Okay, you don't "know" know. What if I told you Descartes ripped it off someone else? (Really? He did? No! Well, then). Okay, we may not know. But we certainly believe it.
Like people believe in lots of stuff.
An epiphany happened today during an IRS audit on why people believe what they believe, despite evidence to the contrary. Or, more to the point, despite a lack of evidence one way or the other. More often than not, it seems to me that people just believe what it's convenient to believe, as long as it pretty much goes along with ingrained predjudices. Inconvenient facts ought not to upset one's diurnal equilibrium, after all, so why seek them out? Too uncomfortable.
And so, ahem, I present these photos of two different defendants freed from murder charges because of messed up DNA sampling in two world-famous trials:
Did he do it? (Greek Chorus: Yes! He did it with that knife he bought and he killed Nicole and Ron Goldman! You can tell because he's black and he's arrogant and it was a WHITE WOMAN!)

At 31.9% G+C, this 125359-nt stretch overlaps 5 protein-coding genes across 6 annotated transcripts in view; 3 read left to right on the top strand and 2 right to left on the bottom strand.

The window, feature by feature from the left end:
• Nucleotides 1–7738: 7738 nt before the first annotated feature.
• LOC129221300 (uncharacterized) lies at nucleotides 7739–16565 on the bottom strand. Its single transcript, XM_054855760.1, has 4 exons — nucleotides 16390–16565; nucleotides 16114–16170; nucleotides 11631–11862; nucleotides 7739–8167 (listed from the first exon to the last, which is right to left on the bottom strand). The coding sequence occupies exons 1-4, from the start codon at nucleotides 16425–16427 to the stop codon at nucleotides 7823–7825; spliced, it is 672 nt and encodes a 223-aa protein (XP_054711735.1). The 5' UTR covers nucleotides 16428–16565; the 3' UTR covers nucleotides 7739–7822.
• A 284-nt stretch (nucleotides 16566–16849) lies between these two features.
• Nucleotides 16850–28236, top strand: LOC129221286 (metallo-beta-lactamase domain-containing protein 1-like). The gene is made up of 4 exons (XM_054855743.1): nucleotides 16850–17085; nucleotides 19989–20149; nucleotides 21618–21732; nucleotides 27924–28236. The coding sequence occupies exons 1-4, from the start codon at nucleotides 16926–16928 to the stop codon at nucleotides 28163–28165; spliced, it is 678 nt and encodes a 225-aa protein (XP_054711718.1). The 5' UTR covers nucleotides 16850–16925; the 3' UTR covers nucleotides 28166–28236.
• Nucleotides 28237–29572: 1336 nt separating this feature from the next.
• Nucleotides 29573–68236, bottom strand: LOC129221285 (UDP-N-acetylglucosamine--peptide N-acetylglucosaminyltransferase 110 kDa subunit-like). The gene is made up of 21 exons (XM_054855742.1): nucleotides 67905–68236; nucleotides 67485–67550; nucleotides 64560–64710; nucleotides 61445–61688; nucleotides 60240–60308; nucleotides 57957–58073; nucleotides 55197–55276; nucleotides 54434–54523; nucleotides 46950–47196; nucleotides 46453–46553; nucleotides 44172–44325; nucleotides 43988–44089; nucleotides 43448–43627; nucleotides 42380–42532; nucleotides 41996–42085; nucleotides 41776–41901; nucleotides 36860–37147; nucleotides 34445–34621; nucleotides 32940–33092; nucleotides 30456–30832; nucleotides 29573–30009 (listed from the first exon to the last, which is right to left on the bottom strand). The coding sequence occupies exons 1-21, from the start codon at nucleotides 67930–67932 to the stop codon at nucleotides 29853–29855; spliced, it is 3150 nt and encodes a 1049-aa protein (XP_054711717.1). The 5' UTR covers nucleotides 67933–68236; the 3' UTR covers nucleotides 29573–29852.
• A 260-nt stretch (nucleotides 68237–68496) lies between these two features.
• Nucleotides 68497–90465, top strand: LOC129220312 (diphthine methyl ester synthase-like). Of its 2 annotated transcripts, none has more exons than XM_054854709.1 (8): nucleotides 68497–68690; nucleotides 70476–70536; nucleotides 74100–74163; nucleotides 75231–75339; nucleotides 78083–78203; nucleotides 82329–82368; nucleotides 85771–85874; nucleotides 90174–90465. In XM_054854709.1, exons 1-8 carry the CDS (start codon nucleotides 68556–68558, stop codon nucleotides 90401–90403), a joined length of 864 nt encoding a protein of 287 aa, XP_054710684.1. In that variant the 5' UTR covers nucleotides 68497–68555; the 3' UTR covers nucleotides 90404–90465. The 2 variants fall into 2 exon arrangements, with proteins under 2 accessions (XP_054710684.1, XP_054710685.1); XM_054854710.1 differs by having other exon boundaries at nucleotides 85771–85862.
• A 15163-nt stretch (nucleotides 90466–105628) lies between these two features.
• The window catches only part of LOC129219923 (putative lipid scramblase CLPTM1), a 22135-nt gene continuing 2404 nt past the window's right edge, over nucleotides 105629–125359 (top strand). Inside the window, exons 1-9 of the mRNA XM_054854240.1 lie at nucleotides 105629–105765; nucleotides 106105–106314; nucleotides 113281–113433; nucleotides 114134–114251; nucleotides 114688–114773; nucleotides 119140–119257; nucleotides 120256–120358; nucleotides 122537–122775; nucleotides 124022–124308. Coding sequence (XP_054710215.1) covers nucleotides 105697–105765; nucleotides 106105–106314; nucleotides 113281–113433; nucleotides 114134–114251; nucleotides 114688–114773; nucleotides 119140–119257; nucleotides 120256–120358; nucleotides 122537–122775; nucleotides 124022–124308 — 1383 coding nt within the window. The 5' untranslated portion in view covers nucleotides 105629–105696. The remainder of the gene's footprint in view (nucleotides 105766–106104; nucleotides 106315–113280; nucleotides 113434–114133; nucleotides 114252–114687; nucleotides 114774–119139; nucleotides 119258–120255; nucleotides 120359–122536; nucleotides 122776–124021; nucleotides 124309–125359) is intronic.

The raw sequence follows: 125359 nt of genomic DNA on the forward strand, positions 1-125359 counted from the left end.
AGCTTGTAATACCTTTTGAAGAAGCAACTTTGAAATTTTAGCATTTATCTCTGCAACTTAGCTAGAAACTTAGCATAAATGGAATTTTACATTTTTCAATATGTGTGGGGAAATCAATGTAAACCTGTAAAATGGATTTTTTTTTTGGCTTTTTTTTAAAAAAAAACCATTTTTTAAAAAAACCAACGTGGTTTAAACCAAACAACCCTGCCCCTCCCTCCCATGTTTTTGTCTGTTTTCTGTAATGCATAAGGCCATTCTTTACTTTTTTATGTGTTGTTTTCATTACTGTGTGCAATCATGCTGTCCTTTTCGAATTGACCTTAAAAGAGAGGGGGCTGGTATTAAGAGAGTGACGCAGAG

Did she do it? (Greek Chorus: No! Look at the angelic face of a beautiful vixen! She could never have slit that other girl's throat and by the way probably never ingested anything stronger than 3.2 beer!)
And do you know, or do you believe? And why?
For the record, I am a confirmed skeptic when I'm not a confirmed cynic. Honestly, not believing and, later, undoing what I decided to believe is hard. Trust me on this. During today's epiphany, I tried to recall the first time I realized something I believed wasn't true, and then tried to accomodate it. Maybe it was when my best friend, at six years old, hauled around his pet rabbit for days saying, "It's asleep." Or, maybe when the pastor's son tried to molest me in the locker room.
It's gotten to the point that when someone tells me what s/he believes, I go, "hmm." As in:
I guess what I REALLY mean is, here's the problem: Most people, including me, don't really care what the other person believes. It's that person's business, and if it works for them, it works for me. And most of the time, that attitude is okay--at least I BELIEVE it's okay--because I know and love too many people who don't believe what I believe.
But too much relativism on this issue is, maybe, dangerous. One of my favorite bitches is real estate and mortgage brokers who say now is a good time to buy a home, no matter if it's now or 2006. We got this:
Because this is where we will end up: